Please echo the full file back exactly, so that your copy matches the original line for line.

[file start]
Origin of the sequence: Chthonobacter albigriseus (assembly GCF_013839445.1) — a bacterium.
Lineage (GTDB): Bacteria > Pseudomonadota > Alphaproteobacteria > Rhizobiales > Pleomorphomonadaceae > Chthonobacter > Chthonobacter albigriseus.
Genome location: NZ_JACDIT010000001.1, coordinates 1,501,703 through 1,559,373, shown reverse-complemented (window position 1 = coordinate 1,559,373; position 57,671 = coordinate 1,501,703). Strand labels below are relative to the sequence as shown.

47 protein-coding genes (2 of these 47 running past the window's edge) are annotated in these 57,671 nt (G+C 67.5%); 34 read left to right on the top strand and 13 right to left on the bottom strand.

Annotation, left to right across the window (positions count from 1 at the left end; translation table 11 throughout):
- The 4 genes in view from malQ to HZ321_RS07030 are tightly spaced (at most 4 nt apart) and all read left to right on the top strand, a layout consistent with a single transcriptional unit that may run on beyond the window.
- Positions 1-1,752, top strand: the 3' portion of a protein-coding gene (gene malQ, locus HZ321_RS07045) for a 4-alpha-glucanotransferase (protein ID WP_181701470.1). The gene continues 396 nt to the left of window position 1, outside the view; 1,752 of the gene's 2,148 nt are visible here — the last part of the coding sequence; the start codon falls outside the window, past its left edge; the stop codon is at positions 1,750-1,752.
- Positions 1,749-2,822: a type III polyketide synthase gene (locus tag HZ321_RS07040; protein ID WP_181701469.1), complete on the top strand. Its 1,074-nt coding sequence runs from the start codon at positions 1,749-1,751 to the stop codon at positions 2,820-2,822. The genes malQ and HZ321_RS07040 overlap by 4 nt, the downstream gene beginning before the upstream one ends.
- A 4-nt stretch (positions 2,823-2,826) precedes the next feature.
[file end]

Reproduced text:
Origin of the sequence: Chthonobacter albigriseus (assembly GCF_013839445.1) — a bacterium.
Lineage (GTDB): Bacteria > Pseudomonadota > Alphaproteobacteria > Rhizobiales > Pleomorphomonadaceae > Chthonobacter > Chthonobacter albigriseus.
Genome location: NZ_JACDIT010000001.1, coordinates 1,501,703 through 1,559,373, shown reverse-complemented (window position 1 = coordinate 1,559,373; position 57,671 = coordinate 1,501,703). Strand labels below are relative to the sequence as shown.

47 protein-coding genes (2 of these 47 running past the window's edge) are annotated in these 57,671 nt (G+C 67.5%); 34 read left to right on the top strand and 13 right to left on the bottom strand.

Annotation, left to right across the window (positions count from 1 at the left end; translation table 11 throughout):
- The 4 genes in view from malQ to HZ321_RS07030 are tightly spaced (at most 4 nt apart) and all read left to right on the top strand, a layout consistent with a single transcriptional unit that may run on beyond the window.
- Positions 1-1,752, top strand: the 3' portion of a protein-coding gene (gene malQ, locus HZ321_RS07045) for a 4-alpha-glucanotransferase (protein ID WP_181701470.1). The gene continues 396 nt to the left of window position 1, outside the view; 1,752 of the gene's 2,148 nt are visible here — the last part of the coding sequence; the start codon falls outside the window, past its left edge; the stop codon is at positions 1,750-1,752.
- Positions 1,749-2,822: a type III polyketide synthase gene (locus tag HZ321_RS07040; protein ID WP_181701469.1), complete on the top strand. Its 1,074-nt coding sequence runs from the start codon at positions 1,749-1,751 to the stop codon at positions 2,820-2,822. The genes malQ and HZ321_RS07040 overlap by 4 nt, the downstream gene beginning before the upstream one ends.
- A 4-nt stretch (positions 2,823-2,826) precedes the next feature.